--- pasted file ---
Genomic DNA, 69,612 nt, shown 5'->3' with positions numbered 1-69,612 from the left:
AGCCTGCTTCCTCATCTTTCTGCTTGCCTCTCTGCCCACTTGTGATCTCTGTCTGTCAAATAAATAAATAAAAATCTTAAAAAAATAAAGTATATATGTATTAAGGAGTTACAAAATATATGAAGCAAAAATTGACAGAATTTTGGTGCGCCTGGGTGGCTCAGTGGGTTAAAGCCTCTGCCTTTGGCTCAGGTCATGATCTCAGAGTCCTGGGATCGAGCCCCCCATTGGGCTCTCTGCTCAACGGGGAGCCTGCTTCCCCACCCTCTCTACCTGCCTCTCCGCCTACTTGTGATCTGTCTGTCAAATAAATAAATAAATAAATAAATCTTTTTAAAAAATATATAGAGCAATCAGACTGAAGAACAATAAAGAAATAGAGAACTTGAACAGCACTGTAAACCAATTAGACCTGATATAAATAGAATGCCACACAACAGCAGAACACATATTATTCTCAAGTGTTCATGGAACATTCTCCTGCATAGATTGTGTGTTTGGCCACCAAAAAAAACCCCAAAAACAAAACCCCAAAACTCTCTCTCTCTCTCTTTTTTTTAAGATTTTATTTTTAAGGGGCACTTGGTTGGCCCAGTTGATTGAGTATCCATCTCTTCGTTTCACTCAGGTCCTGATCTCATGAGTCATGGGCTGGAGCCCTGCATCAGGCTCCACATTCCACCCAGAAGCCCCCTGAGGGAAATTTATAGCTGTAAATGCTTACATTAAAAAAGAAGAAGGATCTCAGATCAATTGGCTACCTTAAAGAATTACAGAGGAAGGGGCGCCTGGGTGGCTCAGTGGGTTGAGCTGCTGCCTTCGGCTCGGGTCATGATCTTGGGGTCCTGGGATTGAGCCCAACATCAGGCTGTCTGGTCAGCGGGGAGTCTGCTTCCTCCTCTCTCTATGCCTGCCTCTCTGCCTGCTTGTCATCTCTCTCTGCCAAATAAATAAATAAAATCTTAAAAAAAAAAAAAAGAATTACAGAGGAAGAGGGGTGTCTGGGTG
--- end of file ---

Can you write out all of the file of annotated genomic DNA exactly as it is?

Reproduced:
Genomic DNA, 69,612 nt, shown 5'->3' with positions numbered 1-69,612 from the left:
AGCCTGCTTCCTCATCTTTCTGCTTGCCTCTCTGCCCACTTGTGATCTCTGTCTGTCAAATAAATAAATAAAAATCTTAAAAAAATAAAGTATATATGTATTAAGGAGTTACAAAATATATGAAGCAAAAATTGACAGAATTTTGGTGCGCCTGGGTGGCTCAGTGGGTTAAAGCCTCTGCCTTTGGCTCAGGTCATGATCTCAGAGTCCTGGGATCGAGCCCCCCATTGGGCTCTCTGCTCAACGGGGAGCCTGCTTCCCCACCCTCTCTACCTGCCTCTCCGCCTACTTGTGATCTGTCTGTCAAATAAATAAATAAATAAATAAATCTTTTTAAAAAATATATAGAGCAATCAGACTGAAGAACAATAAAGAAATAGAGAACTTGAACAGCACTGTAAACCAATTAGACCTGATATAAATAGAATGCCACACAACAGCAGAACACATATTATTCTCAAGTGTTCATGGAACATTCTCCTGCATAGATTGTGTGTTTGGCCACCAAAAAAAACCCCAAAAACAAAACCCCAAAACTCTCTCTCTCTCTCTTTTTTTTAAGATTTTATTTTTAAGGGGCACTTGGTTGGCCCAGTTGATTGAGTATCCATCTCTTCGTTTCACTCAGGTCCTGATCTCATGAGTCATGGGCTGGAGCCCTGCATCAGGCTCCACATTCCACCCAGAAGCCCCCTGAGGGAAATTTATAGCTGTAAATGCTTACATTAAAAAAGAAGAAGGATCTCAGATCAATTGGCTACCTTAAAGAATTACAGAGGAAGGGGCGCCTGGGTGGCTCAGTGGGTTGAGCTGCTGCCTTCGGCTCGGGTCATGATCTTGGGGTCCTGGGATTGAGCCCAACATCAGGCTGTCTGGTCAGCGGGGAGTCTGCTTCCTCCTCTCTCTATGCCTGCCTCTCTGCCTGCTTGTCATCTCTCTCTGCCAAATAAATAAATAAAATCTTAAAAAAAAAAAAAAGAATTACAGAGGAAGAGGGGTGTCTGGGTG